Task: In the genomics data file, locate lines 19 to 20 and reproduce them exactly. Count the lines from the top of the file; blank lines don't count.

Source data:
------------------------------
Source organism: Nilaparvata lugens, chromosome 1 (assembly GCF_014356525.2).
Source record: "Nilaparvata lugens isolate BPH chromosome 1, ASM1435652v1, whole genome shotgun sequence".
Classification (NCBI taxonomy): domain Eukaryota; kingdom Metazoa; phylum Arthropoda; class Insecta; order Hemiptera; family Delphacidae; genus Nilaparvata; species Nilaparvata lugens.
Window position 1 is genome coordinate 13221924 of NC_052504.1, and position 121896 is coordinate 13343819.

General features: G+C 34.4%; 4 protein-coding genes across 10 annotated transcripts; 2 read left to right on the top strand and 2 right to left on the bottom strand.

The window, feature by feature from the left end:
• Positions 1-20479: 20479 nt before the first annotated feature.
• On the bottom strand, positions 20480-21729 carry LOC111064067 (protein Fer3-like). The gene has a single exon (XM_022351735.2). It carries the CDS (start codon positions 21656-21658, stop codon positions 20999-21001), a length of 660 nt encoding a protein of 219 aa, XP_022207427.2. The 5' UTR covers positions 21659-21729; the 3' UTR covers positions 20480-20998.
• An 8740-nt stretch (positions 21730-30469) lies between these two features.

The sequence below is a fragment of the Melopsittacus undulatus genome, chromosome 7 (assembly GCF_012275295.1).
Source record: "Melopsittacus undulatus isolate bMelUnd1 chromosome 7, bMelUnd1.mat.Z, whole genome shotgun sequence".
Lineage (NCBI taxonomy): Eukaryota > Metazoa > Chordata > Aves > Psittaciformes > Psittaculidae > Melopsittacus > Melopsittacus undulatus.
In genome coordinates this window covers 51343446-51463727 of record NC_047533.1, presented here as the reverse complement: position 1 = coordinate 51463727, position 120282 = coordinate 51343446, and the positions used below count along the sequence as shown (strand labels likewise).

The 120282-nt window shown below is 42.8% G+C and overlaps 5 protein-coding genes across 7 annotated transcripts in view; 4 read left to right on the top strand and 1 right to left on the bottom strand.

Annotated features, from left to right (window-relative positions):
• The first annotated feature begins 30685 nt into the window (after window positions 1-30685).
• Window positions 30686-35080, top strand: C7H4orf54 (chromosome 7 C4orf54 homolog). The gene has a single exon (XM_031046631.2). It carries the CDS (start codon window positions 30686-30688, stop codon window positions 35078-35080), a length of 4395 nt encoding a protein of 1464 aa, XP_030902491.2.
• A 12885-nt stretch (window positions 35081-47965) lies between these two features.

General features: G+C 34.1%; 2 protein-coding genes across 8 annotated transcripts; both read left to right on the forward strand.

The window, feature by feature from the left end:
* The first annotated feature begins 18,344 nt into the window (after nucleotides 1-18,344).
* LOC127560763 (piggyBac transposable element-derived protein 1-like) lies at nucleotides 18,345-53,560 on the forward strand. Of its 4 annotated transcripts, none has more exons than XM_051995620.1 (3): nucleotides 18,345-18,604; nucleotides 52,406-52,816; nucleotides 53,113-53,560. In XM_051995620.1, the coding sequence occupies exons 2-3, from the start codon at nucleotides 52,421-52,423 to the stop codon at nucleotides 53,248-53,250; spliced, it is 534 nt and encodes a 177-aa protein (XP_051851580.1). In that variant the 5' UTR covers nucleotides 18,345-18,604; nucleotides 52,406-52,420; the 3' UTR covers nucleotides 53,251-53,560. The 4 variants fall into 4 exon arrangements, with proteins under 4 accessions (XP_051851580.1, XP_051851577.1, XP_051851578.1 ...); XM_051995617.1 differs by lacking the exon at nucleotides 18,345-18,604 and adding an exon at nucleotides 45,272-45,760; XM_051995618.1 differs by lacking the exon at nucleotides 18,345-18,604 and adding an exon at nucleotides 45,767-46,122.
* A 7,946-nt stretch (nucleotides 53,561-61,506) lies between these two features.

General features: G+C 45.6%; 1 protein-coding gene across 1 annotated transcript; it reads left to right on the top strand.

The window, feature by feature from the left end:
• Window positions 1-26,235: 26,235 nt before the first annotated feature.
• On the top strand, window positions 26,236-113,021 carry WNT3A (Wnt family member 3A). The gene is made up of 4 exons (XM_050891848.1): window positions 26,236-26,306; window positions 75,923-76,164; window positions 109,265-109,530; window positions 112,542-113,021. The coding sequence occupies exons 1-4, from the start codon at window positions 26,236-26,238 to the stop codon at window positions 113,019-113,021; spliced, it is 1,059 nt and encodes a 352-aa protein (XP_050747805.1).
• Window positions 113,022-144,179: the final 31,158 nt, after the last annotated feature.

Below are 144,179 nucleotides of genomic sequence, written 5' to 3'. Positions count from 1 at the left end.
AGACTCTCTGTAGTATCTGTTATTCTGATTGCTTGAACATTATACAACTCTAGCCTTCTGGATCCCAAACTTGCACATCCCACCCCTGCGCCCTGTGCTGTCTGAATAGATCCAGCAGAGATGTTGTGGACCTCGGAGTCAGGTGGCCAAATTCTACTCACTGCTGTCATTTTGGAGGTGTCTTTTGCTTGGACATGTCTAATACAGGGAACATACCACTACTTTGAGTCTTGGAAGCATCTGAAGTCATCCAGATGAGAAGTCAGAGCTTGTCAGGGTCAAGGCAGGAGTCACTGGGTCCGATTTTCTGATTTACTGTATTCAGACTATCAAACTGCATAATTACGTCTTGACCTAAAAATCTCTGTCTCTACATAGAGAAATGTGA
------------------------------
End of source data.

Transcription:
General features: G+C 34.1%; 2 protein-coding genes across 8 annotated transcripts; both read left to right on the forward strand.

The window, feature by feature from the left end: